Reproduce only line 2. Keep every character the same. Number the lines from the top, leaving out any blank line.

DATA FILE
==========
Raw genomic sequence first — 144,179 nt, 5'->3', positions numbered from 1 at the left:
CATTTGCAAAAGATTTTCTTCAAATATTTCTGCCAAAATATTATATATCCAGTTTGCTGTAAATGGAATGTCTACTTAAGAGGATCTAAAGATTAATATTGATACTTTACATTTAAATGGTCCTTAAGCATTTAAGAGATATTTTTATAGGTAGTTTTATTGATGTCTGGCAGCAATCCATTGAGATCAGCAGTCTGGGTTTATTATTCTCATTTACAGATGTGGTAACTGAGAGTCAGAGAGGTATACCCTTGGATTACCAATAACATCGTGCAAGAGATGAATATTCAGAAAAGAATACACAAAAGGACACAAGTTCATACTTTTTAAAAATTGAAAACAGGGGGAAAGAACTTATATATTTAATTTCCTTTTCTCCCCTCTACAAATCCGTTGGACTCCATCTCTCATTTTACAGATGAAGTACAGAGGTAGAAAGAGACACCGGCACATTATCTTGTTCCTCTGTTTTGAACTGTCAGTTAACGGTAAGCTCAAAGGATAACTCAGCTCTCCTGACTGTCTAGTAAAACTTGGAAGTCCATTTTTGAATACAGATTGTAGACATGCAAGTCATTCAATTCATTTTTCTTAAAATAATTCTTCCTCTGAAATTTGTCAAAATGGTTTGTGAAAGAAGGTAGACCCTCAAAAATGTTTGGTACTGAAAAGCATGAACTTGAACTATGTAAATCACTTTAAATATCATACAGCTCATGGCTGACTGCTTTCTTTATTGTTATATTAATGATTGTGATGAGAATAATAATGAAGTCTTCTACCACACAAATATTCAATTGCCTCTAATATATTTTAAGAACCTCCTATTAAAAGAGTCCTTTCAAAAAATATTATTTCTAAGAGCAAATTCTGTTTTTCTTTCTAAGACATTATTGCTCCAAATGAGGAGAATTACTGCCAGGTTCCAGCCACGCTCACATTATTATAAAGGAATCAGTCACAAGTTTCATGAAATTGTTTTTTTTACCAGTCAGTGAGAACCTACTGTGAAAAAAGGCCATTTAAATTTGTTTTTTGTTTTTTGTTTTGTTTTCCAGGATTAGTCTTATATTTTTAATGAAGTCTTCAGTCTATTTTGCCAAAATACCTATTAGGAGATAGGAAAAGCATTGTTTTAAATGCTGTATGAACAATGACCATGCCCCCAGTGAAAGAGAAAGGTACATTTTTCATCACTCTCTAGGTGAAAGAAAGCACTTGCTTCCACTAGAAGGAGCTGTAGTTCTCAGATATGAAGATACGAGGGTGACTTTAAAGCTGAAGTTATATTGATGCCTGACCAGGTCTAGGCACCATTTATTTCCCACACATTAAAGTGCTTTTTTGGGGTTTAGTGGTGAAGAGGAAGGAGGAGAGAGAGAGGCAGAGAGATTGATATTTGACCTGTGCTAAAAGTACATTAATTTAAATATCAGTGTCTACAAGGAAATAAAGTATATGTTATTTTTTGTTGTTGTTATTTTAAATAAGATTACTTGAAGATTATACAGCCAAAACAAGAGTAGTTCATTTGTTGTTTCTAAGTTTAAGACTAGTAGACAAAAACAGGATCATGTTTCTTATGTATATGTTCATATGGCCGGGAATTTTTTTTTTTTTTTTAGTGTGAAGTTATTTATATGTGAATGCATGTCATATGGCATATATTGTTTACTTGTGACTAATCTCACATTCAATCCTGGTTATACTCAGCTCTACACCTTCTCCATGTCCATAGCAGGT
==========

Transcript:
CATTTGCAAAAGATTTTCTTCAAATATTTCTGCCAAAATATTATATATCCAGTTTGCTGTAAATGGAATGTCTACTTAAGAGGATCTAAAGATTAATATTGATACTTTACATTTAAATGGTCCTTAAGCATTTAAGAGATATTTTTATAGGTAGTTTTATTGATGTCTGGCAGCAATCCATTGAGATCAGCAGTCTGGGTTTATTATTCTCATTTACAGATGTGGTAACTGAGAGTCAGAGAGGTATACCCTTGGATTACCAATAACATCGTGCAAGAGATGAATATTCAGAAAAGAATACACAAAAGGACACAAGTTCATACTTTTTAAAAATTGAAAACAGGGGGAAAGAACTTATATATTTAATTTCCTTTTCTCCCCTCTACAAATCCGTTGGACTCCATCTCTCATTTTACAGATGAAGTACAGAGGTAGAAAGAGACACCGGCACATTATCTTGTTCCTCTGTTTTGAACTGTCAGTTAACGGTAAGCTCAAAGGATAACTCAGCTCTCCTGACTGTCTAGTAAAACTTGGAAGTCCATTTTTGAATACAGATTGTAGACATGCAAGTCATTCAATTCATTTTTCTTAAAATAATTCTTCCTCTGAAATTTGTCAAAATGGTTTGTGAAAGAAGGTAGACCCTCAAAAATGTTTGGTACTGAAAAGCATGAACTTGAACTATGTAAATCACTTTAAATATCATACAGCTCATGGCTGACTGCTTTCTTTATTGTTATATTAATGATTGTGATGAGAATAATAATGAAGTCTTCTACCACACAAATATTCAATTGCCTCTAATATATTTTAAGAACCTCCTATTAAAAGAGTCCTTTCAAAAAATATTATTTCTAAGAGCAAATTCTGTTTTTCTTTCTAAGACATTATTGCTCCAAATGAGGAGAATTACTGCCAGGTTCCAGCCACGCTCACATTATTATAAAGGAATCAGTCACAAGTTTCATGAAATTGTTTTTTTTACCAGTCAGTGAGAACCTACTGTGAAAAAAGGCCATTTAAATTTGTTTTTTGTTTTTTGTTTTGTTTTCCAGGATTAGTCTTATATTTTTAATGAAGTCTTCAGTCTATTTTGCCAAAATACCTATTAGGAGATAGGAAAAGCATTGTTTTAAATGCTGTATGAACAATGACCATGCCCCCAGTGAAAGAGAAAGGTACATTTTTCATCACTCTCTAGGTGAAAGAAAGCACTTGCTTCCACTAGAAGGAGCTGTAGTTCTCAGATATGAAGATACGAGGGTGACTTTAAAGCTGAAGTTATATTGATGCCTGACCAGGTCTAGGCACCATTTATTTCCCACACATTAAAGTGCTTTTTTGGGGTTTAGTGGTGAAGAGGAAGGAGGAGAGAGAGAGGCAGAGAGATTGATATTTGACCTGTGCTAAAAGTACATTAATTTAAATATCAGTGTCTACAAGGAAATAAAGTATATGTTATTTTTTGTTGTTGTTATTTTAAATAAGATTACTTGAAGATTATACAGCCAAAACAAGAGTAGTTCATTTGTTGTTTCTAAGTTTAAGACTAGTAGACAAAAACAGGATCATGTTTCTTATGTATATGTTCATATGGCCGGGAATTTTTTTTTTTTTTTTAGTGTGAAGTTATTTATATGTGAATGCATGTCATATGGCATATATTGTTTACTTGTGACTAATCTCACATTCAATCCTGGTTATACTCAGCTCTACACCTTCTCCATGTCCATAGCAGGT